Battle of Gabon
Part of World War II

Free French Hotchkiss H39 tanks during the Battle of Gabon
Date27 October – 12 November 1940
Location
Result Free French victory
Territorial
changes
Free French Forces gain control over Gabon and the remainder of French Equatorial Africa from the Vichy regime.
Belligerents

 Free France

Naval support:
 United Kingdom

 Vichy France

Commanders and leaders
Free France Philippe Leclerc
Free France Georges d'Argenlieu
United Kingdom John Cunningham
Vichy France Georges Masson 
Vichy France Marcel Têtu (POW)
Strength
1,060 men [1]
Royal Navy:
1 heavy cruiser
1 sloop
Free French:
1 aviso
1 minesweeper
1 cargo ship
1,500 men [2]
1 aviso
1 submarine
Casualties and losses
20-100 killed
4 aircraft destroyed
At least 35 killed[3]
1 aviso destroyed
1 submarine scuttled

The Battle of Gabon (French: Bataille du Gabon), also called the Gabon Campaign (Campagne du Gabon),[4] occurred in November 1940 during World War II. The battle resulted in forces under the orders of General de Gaulle taking the colony of Gabon and its capital, Libreville, from Vichy France, and the rallying of French Equatorial Africa to Free France.

Background

In June 1940, Germany invaded and defeated France, and subsequently occupied a portion of the country. Philippe Pétain established a collaborationist government in Vichy to administer unoccupied French territory. On 18 June French General Charles De Gaulle broadcast an appeal over the radio to his compatriots abroad, calling on them to reject the Vichy regime and join the United Kingdom in its war against Germany and Italy. The broadcast provoked division in France's African territories, where colonists were forced to choose sides.[5]

On 26 August, the governor and military commanders in the colony of French Chad announced that they were rallying to De Gaulle's Free French Forces. A small group of Gaullists seized control of French Cameroon the following morning, and on 28 August a Free French official ousted the pro-Vichy governor of French Congo. The next day the governor of Ubangi-Shari declared that his territory would support De Gaulle. His declaration prompted a brief struggle for power with a pro-Vichy army officer, but by the end of the day all of the colonies that formed French Equatorial Africa had rallied to Free France, except for French Gabon.[6] On the evening of 28–29 August 1940, Governor Georges Masson had pledged Gabon's allegiance to Free France. He met immediate opposition from much of Libreville's French population and from Gabon's influential, conservative Catholic bishop, Louis Tardy, who favoured Vichy France's anti-Freemason policies. Facing pressure, Masson was forced to rescind his pledge.[7] Free French sympathizers were subsequently arrested by the colonial administration and either imprisoned on board the auxiliary cruiser Cap des Palmes or deported to Dakar, Senegal.[8] De Gaulle was perturbed by Gabon's refusal to join his cause and described his dilemma in his memoirs: "a hostile enclave, that was hard to reduce because it gave on to the ocean, was created in the heart of our equatorial holdings."[9] General Edgard de Larminat stated that the failure to secure the territory would threaten "the very principle of our presence in Africa."[10]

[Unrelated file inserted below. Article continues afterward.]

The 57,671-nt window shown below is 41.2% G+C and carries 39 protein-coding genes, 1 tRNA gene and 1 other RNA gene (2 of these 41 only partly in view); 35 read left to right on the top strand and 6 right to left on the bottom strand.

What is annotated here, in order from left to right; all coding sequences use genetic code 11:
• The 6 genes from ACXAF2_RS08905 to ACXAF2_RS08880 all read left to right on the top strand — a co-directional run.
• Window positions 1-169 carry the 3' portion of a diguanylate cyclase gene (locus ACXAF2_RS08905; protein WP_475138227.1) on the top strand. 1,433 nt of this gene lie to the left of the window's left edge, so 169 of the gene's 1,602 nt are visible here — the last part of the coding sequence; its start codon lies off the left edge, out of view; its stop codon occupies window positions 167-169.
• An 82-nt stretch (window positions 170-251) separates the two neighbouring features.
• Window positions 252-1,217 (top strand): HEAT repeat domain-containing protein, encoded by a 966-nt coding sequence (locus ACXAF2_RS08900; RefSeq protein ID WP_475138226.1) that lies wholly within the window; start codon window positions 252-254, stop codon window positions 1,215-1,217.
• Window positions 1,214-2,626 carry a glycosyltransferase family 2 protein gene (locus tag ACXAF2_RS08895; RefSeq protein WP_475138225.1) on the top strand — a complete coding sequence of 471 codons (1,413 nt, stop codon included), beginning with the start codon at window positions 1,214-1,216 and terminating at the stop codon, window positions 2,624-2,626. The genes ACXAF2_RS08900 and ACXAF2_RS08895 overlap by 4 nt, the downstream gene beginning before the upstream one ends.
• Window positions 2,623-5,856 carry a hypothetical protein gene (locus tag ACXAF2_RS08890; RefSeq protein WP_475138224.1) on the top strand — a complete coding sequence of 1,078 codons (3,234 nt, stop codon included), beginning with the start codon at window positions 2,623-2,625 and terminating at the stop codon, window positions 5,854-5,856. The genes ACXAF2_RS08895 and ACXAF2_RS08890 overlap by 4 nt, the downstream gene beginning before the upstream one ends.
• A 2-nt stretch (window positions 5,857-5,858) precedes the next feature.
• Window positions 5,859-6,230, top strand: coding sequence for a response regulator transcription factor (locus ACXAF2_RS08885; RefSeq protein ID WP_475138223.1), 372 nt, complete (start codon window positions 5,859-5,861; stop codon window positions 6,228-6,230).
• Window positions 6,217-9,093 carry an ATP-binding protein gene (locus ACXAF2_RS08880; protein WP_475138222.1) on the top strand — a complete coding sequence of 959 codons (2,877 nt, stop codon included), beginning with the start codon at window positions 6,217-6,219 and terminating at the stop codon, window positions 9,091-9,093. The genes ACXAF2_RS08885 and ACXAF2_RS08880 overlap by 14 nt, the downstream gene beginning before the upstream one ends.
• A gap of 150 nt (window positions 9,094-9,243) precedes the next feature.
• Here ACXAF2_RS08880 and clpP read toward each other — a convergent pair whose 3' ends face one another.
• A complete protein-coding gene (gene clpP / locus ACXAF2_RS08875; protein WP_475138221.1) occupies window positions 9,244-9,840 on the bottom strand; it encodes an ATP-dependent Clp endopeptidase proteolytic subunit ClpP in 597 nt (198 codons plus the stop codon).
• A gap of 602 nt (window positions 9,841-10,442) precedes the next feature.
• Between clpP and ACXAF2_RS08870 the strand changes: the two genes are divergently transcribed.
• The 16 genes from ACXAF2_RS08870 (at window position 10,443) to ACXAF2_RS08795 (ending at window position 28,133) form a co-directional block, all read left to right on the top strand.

Prelude

Following the rallying of Cameroon on 27 August, the Gabonese authorities decided to reinforce their frontier with that province along with the Ntem river. On 3 September, Roger Gardet entered Bitam by a ruse. On the pretext of medical necessity, he received permission from Captain Gourvès at Bitam to cross the frontier. Gourvès agreed to rally his troops to Free France only if his superior, the chief administrator of Woleu-Ntem based at Oyem, a certain Besson, did the same. Besson at first refused, but on 5 September Gardet informed him that he was relieving him of his command. Besson left for Cameroon and the following day, 6 September, Free French forces arrived in Bitam and Oyem with Pierre Roger Martocq as the new administrator of Woleu-Ntem.[11]